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Around the world, people’s human rights are being trampled on by corporations in the pursuit of profit. Next week, Ireland has the opportunity to speak up on the world stage for international action on corporate accountability. Trócaire activists are urging Ireland to support new global rules to make businesses respect human rights.
Homes destroyed, rivers polluted, forests cut down. Around the world, people’s human rights are being trampled on by corporations in the pursuit of profit.
The rush for natural resources by big business has resulted in misery for many communities around the world. Those that stand up to defend their communities from corporate exploitation often face violence for doing so.
This is why urgent action is needed to make businesses respect human rights in their operations overseas. Next week marks a crucial point for international action on corporate accountability. Nation states will discuss the latest draft of this agreement (Treaty) at the United Nations in Geneva next week.
A global set of rules for business could be a game changer, like the convention on Torture and other international agreements. This is why Trócaire activists have written to the Minister of Foreign Affairs, Simon Coveney. They are urging Ireland to champion a new agreement to plug the gaps in international law which are allowing some big businesses to violate human rights.
Over the past eighteen months, the activists have engaged in Trócaire’s Business and Human Rights campaign. Many have been inspired to act after meeting Trócaire partners and human rights defenders.
Deirdre Davis from Co. Meath said, “A few months ago, I had the privilege of meeting Bertha Cáceres, a young indigenous woman and human rights activist from Honduras. Bertha’s mother was shot dead because she dared to stand up to a powerful big business who sought to construct a hydro-electric dam which would divert the water supply away from local communities.”
A small number of activists also observed the Treaty negotiations at the UN in Geneva last October. Gertrude Cotter from Cork said, “In Geneva, we met human rights defenders who inspired us all. It is shocking to hear about the way defenders are treated by corporations and states to allow businesses to increase profits. It makes a difference when we hear about individual stories. It makes us see our common humanity and imagine ourselves in such circumstances.”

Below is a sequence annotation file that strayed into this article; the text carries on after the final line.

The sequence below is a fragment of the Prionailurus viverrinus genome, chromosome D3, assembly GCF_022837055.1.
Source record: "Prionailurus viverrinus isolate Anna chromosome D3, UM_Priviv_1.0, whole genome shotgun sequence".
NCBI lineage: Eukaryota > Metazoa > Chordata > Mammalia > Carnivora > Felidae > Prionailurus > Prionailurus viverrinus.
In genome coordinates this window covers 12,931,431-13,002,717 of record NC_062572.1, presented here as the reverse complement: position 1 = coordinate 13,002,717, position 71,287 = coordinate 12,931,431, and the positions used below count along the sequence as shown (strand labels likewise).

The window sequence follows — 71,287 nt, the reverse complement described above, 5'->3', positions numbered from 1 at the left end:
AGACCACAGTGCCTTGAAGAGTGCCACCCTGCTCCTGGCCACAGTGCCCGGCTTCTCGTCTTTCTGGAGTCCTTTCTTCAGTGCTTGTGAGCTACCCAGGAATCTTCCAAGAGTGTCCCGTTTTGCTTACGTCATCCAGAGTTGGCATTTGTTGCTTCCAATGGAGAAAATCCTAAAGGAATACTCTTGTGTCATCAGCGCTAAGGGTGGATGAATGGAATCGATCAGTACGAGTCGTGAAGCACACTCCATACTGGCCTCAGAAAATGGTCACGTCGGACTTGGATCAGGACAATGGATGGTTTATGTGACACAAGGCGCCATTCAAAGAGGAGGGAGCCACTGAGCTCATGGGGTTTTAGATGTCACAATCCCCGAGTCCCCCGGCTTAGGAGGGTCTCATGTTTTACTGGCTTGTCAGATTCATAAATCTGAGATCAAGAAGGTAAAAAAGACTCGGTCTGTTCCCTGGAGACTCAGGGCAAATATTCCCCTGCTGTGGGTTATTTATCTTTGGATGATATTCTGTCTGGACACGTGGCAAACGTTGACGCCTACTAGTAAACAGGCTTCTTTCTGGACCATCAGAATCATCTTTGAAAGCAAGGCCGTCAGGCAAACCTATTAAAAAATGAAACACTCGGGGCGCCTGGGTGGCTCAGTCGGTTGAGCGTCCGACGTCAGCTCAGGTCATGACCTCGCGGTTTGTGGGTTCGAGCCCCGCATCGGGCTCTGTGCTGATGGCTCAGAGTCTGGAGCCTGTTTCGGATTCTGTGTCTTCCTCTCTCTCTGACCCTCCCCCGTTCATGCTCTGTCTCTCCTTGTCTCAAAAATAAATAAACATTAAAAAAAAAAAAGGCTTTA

Global Witness recently reported that last year saw the highest number of killings of environmental and land defenders to date – four people were murdered every week.
“That is simply extraordinary… I am extremely worried about the growing repression and violence being faced by communities and individuals who are trying to stop corporate developments that negatively impact on their community,” said Gertrude.
Last year, the activists met with the Irish Ambassador to the United Nations in Geneva, Michael Gaffey. Tony Devlin from Dublin said, “We presented a petition signed by more than 8,000 concerned Irish citizens and urged the Ambassador to advocate for a greater European Union involvement in promoting the proposed Treaty. Since then it’s gratifying to see that Ireland has stepped up its involvement, joining other EU countries in preparing a position paper on the draft Treaty.”
Whilst welcoming the progress made, Gráinne O’Callaghan from Dublin urged Ireland to go further. “I have heard the stories, I have met the people and I have shared the heartbreak of their exploitation. As Ireland has a reputation as a champion of human rights, I sincerely hope that we will contribute meaningfully to this next session of negotiations, and indeed, that we will contribute meaningfully to further develop and enhance this Treaty.”
Bertie Ó hAinmhire from Co. Galway said, “I request that Ireland positions ourselves as a country in favour of a strong Treaty. Business and human rights is an area that I believe needs strong leadership. We have to stand up for strong environmental standards and human rights. I believe that Ireland can and should make a difference.”